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King Crimson at Salle Wilfrid-Pelletier / Massey Hall

John Kelman By

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All of which leaves Fripp, the guitarist. Perhaps the only disappointment of both nights was the absence of the briefly revived "Fracture," not just the highlight of Starless and Bible Black (Island, 1974)—and, again, collected in an even more massive 31-disc/1-download box, Starless (Panegyric, 2014)—but one of Crimson's most challenging guitar pieces ever, performed during a handful of shows in 2016 and even fewer at the start of the 2017 tour. It may be, along with music from Lizard, one of the Crimson compositions that fans have been most eager to hear interpreted by either the seven or eight-piece band. At this point, the only hope is that it will be included in the upcoming live release...or, if not, then perhaps on a subsequent one.

But this disappointment aside, Fripp—like the rest of his band mates—performed with even greater freedom and improvisational élan than on any of the 2014-2016 tours. His solo during both nights' "Easy Money" drew rounds of applause. Jakszyk had expressed the hope, in a conversation back in 2015, that he'd be able to encourage Fripp to perform "Prince Rupert's Lament," an elegiac piece where Fripp's sustaining guitar lines are supported by a simple bass and mallet-driven tom tom ostinato; in Toronto, Jakszyk could be seen watching Fripp during the entire piece with a big smile on his face. Sometimes wishes can come true.

And, for any who've seen the group multiple times on multiple tours since Fripp brought Crimson back into active duty in 2013, in preparation for its first US tour since 2008, many, many dreams have come true.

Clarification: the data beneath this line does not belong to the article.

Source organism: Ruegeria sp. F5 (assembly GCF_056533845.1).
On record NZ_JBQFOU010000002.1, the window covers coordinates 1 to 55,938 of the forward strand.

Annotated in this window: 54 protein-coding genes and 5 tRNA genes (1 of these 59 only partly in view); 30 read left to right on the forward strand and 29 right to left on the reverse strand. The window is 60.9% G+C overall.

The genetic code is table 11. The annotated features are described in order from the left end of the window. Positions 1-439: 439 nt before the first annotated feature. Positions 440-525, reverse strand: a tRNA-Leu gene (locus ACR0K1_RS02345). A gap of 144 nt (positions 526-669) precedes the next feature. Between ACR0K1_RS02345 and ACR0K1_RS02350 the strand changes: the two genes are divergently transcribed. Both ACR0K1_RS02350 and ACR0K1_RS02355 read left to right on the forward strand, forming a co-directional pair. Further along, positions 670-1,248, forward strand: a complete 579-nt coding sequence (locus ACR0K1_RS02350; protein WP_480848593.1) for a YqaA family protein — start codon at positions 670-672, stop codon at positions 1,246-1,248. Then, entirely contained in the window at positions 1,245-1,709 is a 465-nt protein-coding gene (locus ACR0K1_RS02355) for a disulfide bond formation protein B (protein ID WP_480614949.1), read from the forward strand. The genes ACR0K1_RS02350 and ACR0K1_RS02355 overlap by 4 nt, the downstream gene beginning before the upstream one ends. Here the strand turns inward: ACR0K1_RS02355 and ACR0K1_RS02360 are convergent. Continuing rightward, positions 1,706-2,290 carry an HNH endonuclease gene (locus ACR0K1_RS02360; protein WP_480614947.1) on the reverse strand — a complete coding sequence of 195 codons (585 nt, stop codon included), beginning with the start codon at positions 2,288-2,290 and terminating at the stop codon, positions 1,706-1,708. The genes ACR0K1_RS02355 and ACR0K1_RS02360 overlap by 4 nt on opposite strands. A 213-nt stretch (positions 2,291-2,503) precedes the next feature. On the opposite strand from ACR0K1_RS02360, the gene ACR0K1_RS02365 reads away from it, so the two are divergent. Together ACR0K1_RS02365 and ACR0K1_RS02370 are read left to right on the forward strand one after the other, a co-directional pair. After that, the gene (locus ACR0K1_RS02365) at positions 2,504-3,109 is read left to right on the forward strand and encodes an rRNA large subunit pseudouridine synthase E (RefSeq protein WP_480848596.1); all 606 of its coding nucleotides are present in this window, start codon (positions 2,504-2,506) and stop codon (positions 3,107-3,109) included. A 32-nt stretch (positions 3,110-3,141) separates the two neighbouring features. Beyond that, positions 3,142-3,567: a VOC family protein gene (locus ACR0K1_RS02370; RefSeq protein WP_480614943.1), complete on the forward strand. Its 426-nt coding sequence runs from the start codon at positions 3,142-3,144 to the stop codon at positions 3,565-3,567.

With four-fifths of In the Court of the Crimson King and significant portions of In the Wake of Poseidon, Lizard and Islands being heard by fans for the first time since the '70s (for the younger ones, the first time ever); with all of Red's composed tracks available to the setlist and much of Larks' Tongues in Aspic; and selected pieces from Discipline, Beat, THRAK, The ConstruKction of Light and The Power to Believe also making appearances, what's most exciting about the current Double Quartet Formation of Crimson is, beyond its actual performances, that there is still plenty of material yet to be culled from all of those albums and more, along with an album's worth of new material already being performed and, hopefully more to come.

How long this version of King Crimson will continue is uncertain; but, then, isn't that true of the best things in life? Certainly, for fans of King Crimson's rich and varied discography and a lineup that clearly is the most enjoyable one Fripp has, for himself, put together since, perhaps, the group's very earliest days, with plenty of dreams already a reality, there are plenty more still to be fulfilled.

Photo Credit: Courtesy of DGM Live


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